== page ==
The current timetable sees a two-hourly service with eight trains in each direction between 06:49 and 20:51 on Mondays to Saturdays towards Ely and Peterborough (08:38 and 22:34 towards Ipswich) and five departures both ways on Sunday with the first train at 10:43 to Peterborough and not until 12:36 towards Ely.
Greater Anglia had a franchise commitment to increase the service to hourly but where that stands in the new Covid DfT all controlling Direct Award arrangements is unknown. I suspect it won’t be happening any time soon, so for the foreseeable future it’s not a particularly frequent service for Soham residents.
Managing director of Greater Anglia Jamie Burles is on record as saying the train company has the rolling stock and resources ready for the hourly service but infrastructure upgrades are needed including level crossings and some junction improvements before it can happen.
It should be noted the line is well used by freight trains making their way from Flexistowe to the midlands and north, especially now the Werrington dive under is open north of Peterborough so any expansion of passenger trains mustn’t compromise track capacity for these movements.
Stagecoach provide an hourly bus route 12 between Ely, Soham, Newmarket and Cambridge on Mondays to Saturdays wih no Sunday service. Journey time from Ely to Soham is 25 minutes whereas the train takes just seven minutes. However there’s no direct train service from Soham to Newmarket and Cambridge necessitating a change in Bury St Edmunds but the connections are either a tight 3 minutes in one direction or an inconvenient 58 minutes in the other, making the bus the obvious better option for these popular destinations.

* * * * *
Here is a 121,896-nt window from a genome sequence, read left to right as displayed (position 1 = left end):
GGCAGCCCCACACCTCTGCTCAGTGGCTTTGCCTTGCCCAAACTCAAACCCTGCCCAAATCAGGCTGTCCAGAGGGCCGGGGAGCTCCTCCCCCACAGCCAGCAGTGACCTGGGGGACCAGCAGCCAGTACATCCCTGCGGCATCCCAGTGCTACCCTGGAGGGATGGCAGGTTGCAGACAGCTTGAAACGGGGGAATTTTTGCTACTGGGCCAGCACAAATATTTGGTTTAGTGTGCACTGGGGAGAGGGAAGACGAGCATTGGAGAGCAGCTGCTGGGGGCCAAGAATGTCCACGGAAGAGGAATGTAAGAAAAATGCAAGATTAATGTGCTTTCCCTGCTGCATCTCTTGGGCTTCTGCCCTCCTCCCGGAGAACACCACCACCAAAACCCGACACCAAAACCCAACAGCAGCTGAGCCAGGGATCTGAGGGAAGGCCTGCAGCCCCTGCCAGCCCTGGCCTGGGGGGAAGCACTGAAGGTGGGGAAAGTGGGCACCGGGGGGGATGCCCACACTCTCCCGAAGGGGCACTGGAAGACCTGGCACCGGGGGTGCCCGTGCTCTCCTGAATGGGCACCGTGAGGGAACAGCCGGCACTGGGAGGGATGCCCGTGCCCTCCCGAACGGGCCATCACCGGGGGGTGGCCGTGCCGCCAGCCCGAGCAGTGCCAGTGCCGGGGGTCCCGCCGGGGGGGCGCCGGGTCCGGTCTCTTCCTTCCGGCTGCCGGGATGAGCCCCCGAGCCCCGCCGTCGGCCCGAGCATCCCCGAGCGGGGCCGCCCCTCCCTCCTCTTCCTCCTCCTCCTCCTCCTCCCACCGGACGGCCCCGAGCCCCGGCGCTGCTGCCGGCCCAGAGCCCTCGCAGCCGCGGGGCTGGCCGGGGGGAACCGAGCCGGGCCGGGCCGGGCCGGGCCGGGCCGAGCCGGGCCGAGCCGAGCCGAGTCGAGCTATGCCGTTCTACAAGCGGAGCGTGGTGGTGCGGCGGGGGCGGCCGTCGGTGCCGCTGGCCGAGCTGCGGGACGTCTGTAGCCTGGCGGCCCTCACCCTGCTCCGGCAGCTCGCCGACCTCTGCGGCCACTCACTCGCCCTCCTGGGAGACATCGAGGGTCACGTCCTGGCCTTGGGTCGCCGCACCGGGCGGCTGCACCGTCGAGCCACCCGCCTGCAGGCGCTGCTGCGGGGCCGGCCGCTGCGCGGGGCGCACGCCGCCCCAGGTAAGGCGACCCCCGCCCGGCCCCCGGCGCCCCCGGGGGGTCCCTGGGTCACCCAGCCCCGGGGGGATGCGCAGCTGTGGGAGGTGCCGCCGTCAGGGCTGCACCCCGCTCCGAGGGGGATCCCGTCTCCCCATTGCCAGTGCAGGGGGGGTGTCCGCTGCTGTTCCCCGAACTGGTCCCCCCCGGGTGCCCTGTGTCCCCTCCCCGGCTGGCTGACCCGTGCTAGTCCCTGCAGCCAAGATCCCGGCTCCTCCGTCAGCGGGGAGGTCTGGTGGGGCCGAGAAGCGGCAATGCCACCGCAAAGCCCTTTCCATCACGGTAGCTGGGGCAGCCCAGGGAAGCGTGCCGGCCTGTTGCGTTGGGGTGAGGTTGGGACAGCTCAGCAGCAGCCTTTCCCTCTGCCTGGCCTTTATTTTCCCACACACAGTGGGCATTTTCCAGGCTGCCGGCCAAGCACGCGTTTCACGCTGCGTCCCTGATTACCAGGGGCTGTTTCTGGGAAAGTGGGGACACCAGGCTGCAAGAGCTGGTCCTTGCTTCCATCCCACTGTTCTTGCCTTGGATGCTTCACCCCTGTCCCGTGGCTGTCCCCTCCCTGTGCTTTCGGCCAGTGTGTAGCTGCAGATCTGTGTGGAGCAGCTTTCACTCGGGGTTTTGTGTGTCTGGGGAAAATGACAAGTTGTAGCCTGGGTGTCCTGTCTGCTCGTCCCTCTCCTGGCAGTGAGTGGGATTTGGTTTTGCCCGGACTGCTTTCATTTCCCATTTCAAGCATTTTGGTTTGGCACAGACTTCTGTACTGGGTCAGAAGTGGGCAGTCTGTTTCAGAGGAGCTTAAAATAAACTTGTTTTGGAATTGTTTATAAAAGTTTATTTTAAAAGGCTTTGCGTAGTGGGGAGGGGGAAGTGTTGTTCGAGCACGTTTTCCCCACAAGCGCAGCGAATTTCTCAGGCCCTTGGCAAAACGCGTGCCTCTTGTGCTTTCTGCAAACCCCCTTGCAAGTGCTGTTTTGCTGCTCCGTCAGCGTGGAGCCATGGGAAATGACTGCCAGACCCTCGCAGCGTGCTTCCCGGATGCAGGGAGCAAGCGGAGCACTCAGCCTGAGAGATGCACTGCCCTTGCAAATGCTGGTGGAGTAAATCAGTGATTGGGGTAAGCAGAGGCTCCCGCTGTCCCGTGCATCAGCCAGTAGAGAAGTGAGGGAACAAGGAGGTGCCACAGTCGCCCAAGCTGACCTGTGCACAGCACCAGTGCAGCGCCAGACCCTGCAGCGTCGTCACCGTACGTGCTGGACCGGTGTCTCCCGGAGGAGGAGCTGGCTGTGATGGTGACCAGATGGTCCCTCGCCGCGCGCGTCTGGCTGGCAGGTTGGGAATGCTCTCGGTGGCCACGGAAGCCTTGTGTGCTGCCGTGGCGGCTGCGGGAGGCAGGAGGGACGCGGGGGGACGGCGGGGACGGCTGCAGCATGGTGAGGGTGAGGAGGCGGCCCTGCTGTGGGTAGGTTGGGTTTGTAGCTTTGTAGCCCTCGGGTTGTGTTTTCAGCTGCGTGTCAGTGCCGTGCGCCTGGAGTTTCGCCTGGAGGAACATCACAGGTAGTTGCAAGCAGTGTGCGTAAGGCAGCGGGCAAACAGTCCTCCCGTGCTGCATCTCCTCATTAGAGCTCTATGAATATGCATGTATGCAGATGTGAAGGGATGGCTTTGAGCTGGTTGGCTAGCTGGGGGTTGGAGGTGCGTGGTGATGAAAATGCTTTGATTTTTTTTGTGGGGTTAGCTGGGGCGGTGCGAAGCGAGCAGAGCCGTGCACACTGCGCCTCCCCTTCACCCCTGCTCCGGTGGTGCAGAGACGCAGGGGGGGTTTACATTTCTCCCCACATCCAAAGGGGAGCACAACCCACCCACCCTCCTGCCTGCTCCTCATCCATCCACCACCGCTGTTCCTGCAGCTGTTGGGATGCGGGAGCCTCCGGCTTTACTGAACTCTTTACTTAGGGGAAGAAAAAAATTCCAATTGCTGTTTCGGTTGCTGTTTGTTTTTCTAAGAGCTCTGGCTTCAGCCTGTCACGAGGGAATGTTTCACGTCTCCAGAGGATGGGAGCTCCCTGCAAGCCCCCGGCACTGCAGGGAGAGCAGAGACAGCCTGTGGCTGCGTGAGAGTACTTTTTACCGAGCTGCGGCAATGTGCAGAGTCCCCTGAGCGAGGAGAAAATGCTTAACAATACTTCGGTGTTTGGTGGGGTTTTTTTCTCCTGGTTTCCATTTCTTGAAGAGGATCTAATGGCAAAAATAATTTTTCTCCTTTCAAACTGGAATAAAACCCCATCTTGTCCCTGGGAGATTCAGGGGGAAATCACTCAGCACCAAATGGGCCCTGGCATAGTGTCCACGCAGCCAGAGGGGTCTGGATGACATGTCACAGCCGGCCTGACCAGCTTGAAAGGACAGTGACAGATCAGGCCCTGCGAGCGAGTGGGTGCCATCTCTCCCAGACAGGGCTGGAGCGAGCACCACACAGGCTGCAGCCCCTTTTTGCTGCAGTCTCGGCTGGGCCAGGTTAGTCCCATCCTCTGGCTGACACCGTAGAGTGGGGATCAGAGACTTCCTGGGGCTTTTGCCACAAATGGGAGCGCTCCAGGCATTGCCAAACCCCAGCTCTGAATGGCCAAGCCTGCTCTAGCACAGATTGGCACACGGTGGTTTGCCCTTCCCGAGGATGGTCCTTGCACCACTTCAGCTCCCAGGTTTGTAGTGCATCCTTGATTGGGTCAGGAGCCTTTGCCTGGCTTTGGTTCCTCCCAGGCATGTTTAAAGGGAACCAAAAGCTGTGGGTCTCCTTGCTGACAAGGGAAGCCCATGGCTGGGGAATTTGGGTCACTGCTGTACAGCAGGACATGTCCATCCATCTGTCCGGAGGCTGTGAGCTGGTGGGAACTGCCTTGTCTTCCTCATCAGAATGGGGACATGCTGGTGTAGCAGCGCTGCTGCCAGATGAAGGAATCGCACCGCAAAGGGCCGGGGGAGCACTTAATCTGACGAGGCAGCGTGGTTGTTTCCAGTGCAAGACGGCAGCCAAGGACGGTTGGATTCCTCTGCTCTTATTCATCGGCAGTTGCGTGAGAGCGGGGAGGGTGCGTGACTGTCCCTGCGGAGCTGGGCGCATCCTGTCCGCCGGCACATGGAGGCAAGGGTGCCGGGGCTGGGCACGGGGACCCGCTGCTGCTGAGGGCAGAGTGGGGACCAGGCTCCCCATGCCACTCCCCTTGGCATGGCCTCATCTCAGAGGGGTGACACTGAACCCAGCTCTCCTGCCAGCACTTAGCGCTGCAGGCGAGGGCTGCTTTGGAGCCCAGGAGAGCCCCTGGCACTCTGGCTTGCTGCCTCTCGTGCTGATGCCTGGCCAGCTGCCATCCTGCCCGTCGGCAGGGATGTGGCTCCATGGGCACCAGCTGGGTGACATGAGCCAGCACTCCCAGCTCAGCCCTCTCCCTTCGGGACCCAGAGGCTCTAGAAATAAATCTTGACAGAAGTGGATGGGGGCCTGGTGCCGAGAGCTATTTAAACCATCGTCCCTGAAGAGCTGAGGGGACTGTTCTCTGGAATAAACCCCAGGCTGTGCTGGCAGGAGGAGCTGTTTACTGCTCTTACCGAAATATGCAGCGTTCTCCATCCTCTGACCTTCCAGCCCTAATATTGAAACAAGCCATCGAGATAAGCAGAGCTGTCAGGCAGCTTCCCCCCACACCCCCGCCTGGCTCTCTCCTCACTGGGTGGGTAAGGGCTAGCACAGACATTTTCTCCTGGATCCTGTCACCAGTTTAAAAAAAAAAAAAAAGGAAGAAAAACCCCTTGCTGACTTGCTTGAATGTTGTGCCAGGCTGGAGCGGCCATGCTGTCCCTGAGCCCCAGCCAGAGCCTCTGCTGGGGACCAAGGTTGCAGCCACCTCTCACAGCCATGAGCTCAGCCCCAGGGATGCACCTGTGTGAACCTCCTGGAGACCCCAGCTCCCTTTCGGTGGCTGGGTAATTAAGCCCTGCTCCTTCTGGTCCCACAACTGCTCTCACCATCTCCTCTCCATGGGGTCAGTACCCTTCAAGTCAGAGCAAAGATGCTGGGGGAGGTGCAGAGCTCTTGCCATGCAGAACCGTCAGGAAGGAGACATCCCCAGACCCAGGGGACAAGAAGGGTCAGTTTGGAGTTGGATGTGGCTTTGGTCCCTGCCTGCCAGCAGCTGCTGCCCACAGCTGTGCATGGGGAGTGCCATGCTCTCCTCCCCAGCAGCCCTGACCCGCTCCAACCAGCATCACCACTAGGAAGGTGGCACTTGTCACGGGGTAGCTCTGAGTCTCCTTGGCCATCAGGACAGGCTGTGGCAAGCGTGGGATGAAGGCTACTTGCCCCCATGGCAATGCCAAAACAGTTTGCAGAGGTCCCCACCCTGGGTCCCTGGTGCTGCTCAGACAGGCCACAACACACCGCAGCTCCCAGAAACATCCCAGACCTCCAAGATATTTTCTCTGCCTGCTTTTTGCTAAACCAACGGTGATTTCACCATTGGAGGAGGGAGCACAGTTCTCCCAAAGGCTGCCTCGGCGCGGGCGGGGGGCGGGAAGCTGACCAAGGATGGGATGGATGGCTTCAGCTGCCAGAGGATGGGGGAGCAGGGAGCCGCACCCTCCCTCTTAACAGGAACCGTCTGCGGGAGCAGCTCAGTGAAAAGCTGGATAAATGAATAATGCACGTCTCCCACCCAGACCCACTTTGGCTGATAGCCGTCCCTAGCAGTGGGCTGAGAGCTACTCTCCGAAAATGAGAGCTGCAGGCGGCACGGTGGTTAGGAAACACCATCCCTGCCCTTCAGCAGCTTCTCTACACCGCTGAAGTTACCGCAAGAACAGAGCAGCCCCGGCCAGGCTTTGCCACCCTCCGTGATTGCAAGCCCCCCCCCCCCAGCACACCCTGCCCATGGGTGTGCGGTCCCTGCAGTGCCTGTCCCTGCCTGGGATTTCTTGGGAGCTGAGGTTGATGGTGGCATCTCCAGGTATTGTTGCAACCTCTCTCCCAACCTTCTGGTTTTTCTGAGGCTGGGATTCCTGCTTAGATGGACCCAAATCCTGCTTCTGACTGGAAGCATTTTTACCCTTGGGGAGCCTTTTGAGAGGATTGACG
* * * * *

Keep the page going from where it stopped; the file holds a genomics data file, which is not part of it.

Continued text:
I travelled out to Soham catching the train from Peterborough as it passed through Ely at 10:32 arriving into Soham at 10:39.
Quite a crowd had already assembled on arriving as it turned out I’d inadvertently timed it perfectly for the official opening ceremony at 11:00 by the elected Mayor for the Combined Authority.
It was good to see so many locals excited enough at getting their rail station back after 56 years to turn out and mark the occasion.
I don’t think I’ve ever seen so many media and corporate affairs people including regional TV and radio broadcasters, YouTube vloggers as well as an orange army contingent from contractors Murphy (who built the station) for the opening day of one platform.
I did ask the Murphy gang why it had cost so much to build and although they couldn’t help they did reassure me they hadn’t used gold platted diggers.
It seems it might have something to do with the footbridge, but although it’s certainly a sturdy structure, I can’t see why that’s bumped the price up by so many millions. As said, Horden has an even bigger one and with two lifts too. Mind you I’m not too sure what the point of the footbridge is until that second platform is ever built.
It’s got a long tarmac topped, fenced in, pathway on the south side of the track leading you to the Soham Lode river which must have cost a bob or two ….
…. before it leaves you to wade through the muddy footpath along the river.